Similarly, a plant that has been pruned or cut would be traumatized by the immediate threat to their existence, or the impediment to the plant’s natural lifecycle. This feeling of loss would affect their self-expression if they are feeling incomplete. I have witnessed this in rose bushes I found in Grasse in France. Roses with braided branches (an old practice) had more consistent and even sang beautifully, than the ones that were pruned. Curiously when I said to my colleague that the braided one was better, the pruned plant stopped singing, as if expressing what we know as “jealousy”.

New research has established links between the plants ability to absorb and utilize different nutrients and their vulnerability to pest/disease attack. An interesting theory is that insects and pathogens that attack plants are actively removing unfit individuals, thus bringing back the nutrient these “unfit” plants have absorbed to return them to the soil, this way allowing other fit individuals to grow and thrive. Nature can be very pragmatic in that sense. A plant grows to develop a flower which is fertilized by pollinators to create the fruit and the seed, the seed is the key to the continuity of life and the existence of this species. Now if a plant is unable to fulfill this lifecycle, it will be a waste of nutrients and energy, and in nature there is no waste, but renewal, recycling and rebirth. On the contrary, plants that are strong and well-nourished are capable of defending themselves against pest and disease attacks by synthesizing chemicals that react immediately to these attacks, or even be so nutrient rich that herbivorous insects would only consume a small quantity of the plant tissue, or emitting olfactory signals that repel insects for example. Instead, a weak plant would emit olfactory signals that will attract herbivorous insects.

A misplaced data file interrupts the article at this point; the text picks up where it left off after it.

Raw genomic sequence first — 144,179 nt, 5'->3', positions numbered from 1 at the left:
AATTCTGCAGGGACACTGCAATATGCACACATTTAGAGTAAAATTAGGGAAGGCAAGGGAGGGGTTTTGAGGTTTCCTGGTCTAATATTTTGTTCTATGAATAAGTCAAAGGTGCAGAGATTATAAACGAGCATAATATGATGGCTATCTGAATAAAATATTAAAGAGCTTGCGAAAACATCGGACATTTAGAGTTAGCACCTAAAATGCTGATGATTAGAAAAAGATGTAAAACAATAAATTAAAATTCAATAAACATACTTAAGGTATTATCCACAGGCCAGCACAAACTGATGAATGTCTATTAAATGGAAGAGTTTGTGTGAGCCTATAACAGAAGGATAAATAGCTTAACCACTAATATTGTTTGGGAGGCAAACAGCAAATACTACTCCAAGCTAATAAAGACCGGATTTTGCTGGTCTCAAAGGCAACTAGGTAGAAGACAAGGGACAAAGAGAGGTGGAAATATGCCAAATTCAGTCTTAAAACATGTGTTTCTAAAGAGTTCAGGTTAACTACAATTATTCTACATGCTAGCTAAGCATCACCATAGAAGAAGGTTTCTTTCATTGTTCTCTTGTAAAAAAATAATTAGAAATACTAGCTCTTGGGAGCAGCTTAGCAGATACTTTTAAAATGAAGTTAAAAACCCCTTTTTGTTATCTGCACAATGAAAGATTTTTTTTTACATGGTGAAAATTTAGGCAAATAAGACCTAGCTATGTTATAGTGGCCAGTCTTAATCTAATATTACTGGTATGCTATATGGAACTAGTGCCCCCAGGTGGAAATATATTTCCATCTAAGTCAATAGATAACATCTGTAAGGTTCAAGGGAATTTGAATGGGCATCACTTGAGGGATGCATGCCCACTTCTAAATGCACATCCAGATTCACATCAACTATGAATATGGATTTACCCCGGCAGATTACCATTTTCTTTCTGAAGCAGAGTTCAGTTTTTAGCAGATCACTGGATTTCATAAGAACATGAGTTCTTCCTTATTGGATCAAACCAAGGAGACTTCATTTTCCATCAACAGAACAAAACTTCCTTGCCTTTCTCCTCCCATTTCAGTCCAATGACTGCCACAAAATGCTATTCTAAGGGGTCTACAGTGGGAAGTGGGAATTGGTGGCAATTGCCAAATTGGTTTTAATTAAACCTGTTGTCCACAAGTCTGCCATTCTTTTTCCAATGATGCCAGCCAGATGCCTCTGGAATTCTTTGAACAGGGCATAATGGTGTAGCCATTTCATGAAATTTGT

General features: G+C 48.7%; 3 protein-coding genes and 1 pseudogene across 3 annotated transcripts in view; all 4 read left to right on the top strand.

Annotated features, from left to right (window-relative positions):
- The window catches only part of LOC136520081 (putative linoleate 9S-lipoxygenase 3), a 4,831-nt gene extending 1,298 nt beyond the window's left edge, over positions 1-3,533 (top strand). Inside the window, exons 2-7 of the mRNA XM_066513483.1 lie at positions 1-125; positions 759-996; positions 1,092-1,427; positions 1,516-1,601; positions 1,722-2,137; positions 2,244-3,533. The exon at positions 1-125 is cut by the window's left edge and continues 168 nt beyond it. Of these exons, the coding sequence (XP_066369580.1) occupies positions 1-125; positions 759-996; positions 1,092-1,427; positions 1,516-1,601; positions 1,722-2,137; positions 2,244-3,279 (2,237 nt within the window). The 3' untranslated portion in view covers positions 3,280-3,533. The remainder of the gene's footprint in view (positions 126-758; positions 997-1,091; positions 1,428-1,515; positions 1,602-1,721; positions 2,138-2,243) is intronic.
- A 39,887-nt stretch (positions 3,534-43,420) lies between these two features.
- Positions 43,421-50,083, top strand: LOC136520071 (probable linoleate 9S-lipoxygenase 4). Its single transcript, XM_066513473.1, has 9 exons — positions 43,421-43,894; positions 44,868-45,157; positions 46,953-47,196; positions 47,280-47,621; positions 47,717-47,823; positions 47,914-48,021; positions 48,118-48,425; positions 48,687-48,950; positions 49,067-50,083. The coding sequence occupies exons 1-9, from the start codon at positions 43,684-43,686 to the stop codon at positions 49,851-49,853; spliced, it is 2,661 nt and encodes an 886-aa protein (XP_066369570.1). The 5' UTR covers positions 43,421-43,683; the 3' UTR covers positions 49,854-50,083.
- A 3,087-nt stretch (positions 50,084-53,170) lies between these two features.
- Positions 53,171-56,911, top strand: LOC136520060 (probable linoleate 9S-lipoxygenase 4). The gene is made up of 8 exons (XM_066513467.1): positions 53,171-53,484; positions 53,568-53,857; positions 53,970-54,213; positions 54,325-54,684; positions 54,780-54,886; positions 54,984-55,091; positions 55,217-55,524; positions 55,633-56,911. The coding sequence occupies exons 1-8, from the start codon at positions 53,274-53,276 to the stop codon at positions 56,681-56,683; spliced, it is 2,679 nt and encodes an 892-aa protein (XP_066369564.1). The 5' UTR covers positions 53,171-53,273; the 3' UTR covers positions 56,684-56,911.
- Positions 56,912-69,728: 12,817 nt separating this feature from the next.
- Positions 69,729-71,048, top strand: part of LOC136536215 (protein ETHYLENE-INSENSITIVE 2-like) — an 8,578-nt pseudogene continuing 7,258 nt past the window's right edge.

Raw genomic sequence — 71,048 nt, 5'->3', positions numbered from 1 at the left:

So how do we correlate the plants’ molecular signalling with the music of the plants?

How can we understand the nuances in the plant’s speech?

How can the plant’s ability to express itself guide our management practices in a way that benefits us and the plant without them being “enslaved”?

What i have learnt so far is a tiny fraction of the knowledge that is out there to explore.

 

Terrier:

Thanks for sharing with us your knowledge. We will be happy to continue this research together.

Tarek:

You’re welcome, happy to collaborate with you!